AFP quoted French scientific sources which reported that resistance to chloroquine, the main drug used to fight malaria in Africa, had increased and led to a rise in deaths.

The full report on the Roll Back Malaria campaign is available on

CAPE VERDE: EU, West Africa states discuss Cape Verde development

The European Union and 15 west African states are meeting in Praia, the Cape Verde capital, this week to discuss regional integration, international cooperation in the fight against poverty and environmental issues, the Portuguese news agency Lusa reported today. The meeting will also deal with regional solutions to economic and social problems.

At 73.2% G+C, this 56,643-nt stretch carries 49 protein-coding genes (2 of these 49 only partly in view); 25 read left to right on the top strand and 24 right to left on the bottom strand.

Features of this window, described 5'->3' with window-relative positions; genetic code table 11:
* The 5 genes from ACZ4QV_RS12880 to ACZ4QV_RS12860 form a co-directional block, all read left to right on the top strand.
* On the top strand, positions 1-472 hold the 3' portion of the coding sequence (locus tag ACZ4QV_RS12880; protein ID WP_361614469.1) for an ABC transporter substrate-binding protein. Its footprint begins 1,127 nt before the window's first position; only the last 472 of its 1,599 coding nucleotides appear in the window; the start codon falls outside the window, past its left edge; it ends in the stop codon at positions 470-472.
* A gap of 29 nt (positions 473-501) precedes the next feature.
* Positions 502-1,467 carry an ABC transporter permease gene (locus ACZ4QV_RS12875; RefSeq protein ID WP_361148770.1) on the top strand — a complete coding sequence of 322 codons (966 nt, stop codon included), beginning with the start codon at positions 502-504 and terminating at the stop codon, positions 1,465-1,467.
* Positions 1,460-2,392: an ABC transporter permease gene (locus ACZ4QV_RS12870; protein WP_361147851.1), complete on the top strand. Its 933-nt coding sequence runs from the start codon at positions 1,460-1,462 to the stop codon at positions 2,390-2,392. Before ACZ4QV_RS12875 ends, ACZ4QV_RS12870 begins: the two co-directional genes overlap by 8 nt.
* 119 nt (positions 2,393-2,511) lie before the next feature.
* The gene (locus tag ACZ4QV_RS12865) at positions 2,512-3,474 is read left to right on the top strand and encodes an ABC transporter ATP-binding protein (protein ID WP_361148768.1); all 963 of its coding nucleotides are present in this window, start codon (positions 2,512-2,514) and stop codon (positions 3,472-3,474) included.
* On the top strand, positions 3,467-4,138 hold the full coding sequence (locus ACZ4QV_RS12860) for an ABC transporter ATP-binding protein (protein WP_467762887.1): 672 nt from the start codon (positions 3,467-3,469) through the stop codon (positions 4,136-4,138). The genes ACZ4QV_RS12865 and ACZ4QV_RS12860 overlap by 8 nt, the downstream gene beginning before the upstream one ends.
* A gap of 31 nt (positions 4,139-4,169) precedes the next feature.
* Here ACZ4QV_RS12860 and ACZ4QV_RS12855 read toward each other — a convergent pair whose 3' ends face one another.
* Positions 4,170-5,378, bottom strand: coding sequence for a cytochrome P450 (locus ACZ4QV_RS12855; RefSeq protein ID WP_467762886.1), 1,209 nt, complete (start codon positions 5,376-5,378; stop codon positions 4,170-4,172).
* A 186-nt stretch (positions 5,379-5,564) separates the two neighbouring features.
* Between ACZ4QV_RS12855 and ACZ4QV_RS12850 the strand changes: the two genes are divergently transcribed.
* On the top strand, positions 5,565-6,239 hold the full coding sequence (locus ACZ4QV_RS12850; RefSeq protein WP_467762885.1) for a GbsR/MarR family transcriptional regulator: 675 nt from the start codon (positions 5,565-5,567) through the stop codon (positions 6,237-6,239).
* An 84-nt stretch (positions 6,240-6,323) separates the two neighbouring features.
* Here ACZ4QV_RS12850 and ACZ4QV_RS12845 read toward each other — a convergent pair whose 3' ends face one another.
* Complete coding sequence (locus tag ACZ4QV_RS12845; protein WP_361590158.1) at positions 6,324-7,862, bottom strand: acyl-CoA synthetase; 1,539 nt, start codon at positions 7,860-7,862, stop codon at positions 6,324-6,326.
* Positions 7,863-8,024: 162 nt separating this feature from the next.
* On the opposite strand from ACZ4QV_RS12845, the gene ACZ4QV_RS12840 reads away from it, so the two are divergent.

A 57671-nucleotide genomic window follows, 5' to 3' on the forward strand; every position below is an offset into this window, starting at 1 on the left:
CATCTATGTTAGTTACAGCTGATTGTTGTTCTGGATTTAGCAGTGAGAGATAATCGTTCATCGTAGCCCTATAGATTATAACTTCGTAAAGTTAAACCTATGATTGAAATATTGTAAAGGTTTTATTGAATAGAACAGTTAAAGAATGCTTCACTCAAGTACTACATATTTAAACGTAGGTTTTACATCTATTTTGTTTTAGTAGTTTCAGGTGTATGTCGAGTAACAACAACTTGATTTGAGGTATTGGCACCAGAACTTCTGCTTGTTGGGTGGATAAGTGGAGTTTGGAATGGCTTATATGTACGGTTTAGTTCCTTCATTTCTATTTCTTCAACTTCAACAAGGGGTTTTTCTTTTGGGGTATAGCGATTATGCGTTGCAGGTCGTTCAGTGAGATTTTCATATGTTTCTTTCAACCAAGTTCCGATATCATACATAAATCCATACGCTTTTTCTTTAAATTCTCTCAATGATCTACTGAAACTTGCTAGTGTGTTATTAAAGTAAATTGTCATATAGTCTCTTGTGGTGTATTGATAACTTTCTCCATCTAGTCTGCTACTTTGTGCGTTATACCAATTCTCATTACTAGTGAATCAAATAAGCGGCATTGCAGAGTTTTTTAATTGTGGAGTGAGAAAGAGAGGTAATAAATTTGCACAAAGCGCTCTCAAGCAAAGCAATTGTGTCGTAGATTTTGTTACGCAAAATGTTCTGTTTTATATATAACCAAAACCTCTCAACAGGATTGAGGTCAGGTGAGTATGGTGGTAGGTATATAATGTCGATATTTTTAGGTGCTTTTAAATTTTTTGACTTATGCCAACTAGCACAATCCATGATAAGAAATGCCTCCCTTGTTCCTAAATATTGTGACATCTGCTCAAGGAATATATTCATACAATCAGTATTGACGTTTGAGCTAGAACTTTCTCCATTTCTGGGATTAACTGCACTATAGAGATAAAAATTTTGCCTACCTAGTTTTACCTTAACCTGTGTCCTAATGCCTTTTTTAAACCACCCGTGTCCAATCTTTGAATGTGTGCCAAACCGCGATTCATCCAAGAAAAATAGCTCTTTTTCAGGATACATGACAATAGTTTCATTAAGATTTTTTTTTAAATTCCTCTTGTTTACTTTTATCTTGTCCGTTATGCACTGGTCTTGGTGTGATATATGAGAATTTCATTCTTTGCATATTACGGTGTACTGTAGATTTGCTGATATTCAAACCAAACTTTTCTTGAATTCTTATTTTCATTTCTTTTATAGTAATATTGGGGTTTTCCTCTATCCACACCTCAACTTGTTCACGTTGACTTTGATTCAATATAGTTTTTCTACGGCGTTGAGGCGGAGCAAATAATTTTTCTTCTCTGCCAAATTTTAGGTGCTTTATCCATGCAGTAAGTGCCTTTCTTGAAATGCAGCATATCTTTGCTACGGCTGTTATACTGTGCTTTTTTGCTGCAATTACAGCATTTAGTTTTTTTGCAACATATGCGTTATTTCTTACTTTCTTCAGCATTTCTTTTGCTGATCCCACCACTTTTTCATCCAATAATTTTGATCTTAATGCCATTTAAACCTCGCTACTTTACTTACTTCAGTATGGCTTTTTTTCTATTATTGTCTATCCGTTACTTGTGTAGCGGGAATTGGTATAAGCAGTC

Abidjan, December 2, 1998 17:00 GMT


Date: Wed, 2 Dec 1998 17:09:05 +0000 (GMT) From: UN IRIN - West Africa <> Subject: IRIN-West Africa Update 351 for 1998.12.2

Editor: Ali B. Ali-Dinar